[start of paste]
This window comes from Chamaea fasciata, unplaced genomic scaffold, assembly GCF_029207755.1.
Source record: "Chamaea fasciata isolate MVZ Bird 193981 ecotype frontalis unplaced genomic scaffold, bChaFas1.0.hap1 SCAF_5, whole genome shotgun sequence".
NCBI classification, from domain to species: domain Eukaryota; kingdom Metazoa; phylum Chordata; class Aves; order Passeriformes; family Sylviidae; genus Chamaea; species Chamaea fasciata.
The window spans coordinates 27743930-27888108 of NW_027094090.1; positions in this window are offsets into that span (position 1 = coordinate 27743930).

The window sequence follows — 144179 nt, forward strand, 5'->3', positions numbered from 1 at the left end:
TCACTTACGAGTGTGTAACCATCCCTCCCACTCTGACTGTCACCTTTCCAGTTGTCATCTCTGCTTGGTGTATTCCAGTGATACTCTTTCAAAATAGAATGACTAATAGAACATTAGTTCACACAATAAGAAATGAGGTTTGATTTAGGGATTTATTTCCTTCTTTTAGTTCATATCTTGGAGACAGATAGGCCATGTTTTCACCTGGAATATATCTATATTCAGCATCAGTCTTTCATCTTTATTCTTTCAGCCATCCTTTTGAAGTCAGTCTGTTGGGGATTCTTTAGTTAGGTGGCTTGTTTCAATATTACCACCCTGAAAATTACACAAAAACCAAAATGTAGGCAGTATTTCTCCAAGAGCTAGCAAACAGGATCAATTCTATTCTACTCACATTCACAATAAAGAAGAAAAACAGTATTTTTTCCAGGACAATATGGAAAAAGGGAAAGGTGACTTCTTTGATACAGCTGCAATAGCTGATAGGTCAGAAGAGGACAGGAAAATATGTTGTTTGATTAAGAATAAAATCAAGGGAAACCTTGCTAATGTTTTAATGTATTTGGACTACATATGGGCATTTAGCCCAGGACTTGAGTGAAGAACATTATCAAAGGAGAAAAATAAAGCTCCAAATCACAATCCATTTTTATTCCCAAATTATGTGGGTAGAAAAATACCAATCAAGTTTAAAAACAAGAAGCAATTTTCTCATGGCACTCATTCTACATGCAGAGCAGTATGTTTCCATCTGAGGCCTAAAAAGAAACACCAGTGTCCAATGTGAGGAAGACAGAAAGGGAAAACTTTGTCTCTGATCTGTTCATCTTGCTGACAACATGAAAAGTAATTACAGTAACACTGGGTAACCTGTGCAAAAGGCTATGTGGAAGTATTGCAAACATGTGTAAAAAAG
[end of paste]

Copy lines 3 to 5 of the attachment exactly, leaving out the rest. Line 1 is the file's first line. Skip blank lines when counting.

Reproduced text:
NCBI classification, from domain to species: domain Eukaryota; kingdom Metazoa; phylum Chordata; class Aves; order Passeriformes; family Sylviidae; genus Chamaea; species Chamaea fasciata.
The window spans coordinates 27743930-27888108 of NW_027094090.1; positions in this window are offsets into that span (position 1 = coordinate 27743930).

The window sequence follows — 144179 nt, forward strand, 5'->3', positions numbered from 1 at the left end: